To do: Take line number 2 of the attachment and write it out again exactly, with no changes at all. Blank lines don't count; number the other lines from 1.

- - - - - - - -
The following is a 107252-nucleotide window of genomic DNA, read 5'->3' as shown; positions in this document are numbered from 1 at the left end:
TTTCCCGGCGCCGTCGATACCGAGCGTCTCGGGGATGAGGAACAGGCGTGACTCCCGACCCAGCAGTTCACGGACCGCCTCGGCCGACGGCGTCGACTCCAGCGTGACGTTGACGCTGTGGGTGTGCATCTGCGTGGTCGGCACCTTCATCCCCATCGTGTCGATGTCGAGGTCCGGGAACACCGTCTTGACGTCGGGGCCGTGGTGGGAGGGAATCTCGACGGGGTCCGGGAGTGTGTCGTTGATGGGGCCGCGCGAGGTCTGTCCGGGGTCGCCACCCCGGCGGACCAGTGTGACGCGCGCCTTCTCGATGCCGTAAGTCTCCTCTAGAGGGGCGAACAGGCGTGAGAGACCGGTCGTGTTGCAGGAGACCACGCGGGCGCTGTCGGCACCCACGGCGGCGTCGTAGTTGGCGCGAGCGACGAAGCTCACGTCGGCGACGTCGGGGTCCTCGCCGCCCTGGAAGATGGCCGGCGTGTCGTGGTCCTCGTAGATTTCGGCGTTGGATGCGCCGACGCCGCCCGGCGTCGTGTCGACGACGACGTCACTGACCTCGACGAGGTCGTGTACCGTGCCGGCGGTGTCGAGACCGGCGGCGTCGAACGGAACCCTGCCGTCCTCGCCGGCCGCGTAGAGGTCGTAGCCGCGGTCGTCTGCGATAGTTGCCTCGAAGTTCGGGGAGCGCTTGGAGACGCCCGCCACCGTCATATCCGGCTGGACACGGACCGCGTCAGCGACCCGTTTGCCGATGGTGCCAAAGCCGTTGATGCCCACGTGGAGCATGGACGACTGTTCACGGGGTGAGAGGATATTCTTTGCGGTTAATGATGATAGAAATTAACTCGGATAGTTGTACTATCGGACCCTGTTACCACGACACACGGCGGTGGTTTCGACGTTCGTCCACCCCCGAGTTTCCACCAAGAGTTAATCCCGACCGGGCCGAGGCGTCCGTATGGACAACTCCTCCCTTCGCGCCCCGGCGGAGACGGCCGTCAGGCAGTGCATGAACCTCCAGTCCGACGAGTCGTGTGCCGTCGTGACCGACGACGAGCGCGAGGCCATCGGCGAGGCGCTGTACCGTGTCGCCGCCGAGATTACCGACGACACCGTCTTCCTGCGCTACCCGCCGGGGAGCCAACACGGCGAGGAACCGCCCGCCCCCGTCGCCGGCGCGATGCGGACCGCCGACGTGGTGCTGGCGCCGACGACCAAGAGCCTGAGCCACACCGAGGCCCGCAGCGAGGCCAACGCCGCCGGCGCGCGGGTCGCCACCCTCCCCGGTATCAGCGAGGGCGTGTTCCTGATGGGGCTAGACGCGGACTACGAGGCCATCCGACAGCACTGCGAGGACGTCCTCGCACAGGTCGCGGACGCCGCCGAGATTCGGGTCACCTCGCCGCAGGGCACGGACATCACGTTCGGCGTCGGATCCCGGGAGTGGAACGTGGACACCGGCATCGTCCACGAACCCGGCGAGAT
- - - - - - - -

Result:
TTTCCCGGCGCCGTCGATACCGAGCGTCTCGGGGATGAGGAACAGGCGTGACTCCCGACCCAGCAGTTCACGGACCGCCTCGGCCGACGGCGTCGACTCCAGCGTGACGTTGACGCTGTGGGTGTGCATCTGCGTGGTCGGCACCTTCATCCCCATCGTGTCGATGTCGAGGTCCGGGAACACCGTCTTGACGTCGGGGCCGTGGTGGGAGGGAATCTCGACGGGGTCCGGGAGTGTGTCGTTGATGGGGCCGCGCGAGGTCTGTCCGGGGTCGCCACCCCGGCGGACCAGTGTGACGCGCGCCTTCTCGATGCCGTAAGTCTCCTCTAGAGGGGCGAACAGGCGTGAGAGACCGGTCGTGTTGCAGGAGACCACGCGGGCGCTGTCGGCACCCACGGCGGCGTCGTAGTTGGCGCGAGCGACGAAGCTCACGTCGGCGACGTCGGGGTCCTCGCCGCCCTGGAAGATGGCCGGCGTGTCGTGGTCCTCGTAGATTTCGGCGTTGGATGCGCCGACGCCGCCCGGCGTCGTGTCGACGACGACGTCACTGACCTCGACGAGGTCGTGTACCGTGCCGGCGGTGTCGAGACCGGCGGCGTCGAACGGAACCCTGCCGTCCTCGCCGGCCGCGTAGAGGTCGTAGCCGCGGTCGTCTGCGATAGTTGCCTCGAAGTTCGGGGAGCGCTTGGAGACGCCCGCCACCGTCATATCCGGCTGGACACGGACCGCGTCAGCGACCCGTTTGCCGATGGTGCCAAAGCCGTTGATGCCCACGTGGAGCATGGACGACTGTTCACGGGGTGAGAGGATATTCTTTGCGGTTAATGATGATAGAAATTAACTCGGATAGTTGTACTATCGGACCCTGTTACCACGACACACGGCGGTGGTTTCGACGTTCGTCCACCCCCGAGTTTCCACCAAGAGTTAATCCCGACCGGGCCGAGGCGTCCGTATGGACAACTCCTCCCTTCGCGCCCCGGCGGAGACGGCCGTCAGGCAGTGCATGAACCTCCAGTCCGACGAGTCGTGTGCCGTCGTGACCGACGACGAGCGCGAGGCCATCGGCGAGGCGCTGTACCGTGTCGCCGCCGAGATTACCGACGACACCGTCTTCCTGCGCTACCCGCCGGGGAGCCAACACGGCGAGGAACCGCCCGCCCCCGTCGCCGGCGCGATGCGGACCGCCGACGTGGTGCTGGCGCCGACGACCAAGAGCCTGAGCCACACCGAGGCCCGCAGCGAGGCCAACGCCGCCGGCGCGCGGGTCGCCACCCTCCCCGGTATCAGCGAGGGCGTGTTCCTGATGGGGCTAGACGCGGACTACGAGGCCATCCGACAGCACTGCGAGGACGTCCTCGCACAGGTCGCGGACGCCGCCGAGATTCGGGTCACCTCGCCGCAGGGCACGGACATCACGTTCGGCGTCGGATCCCGGGAGTGGAACGTGGACACCGGCATCGTCCACGAACCCGGCGAGAT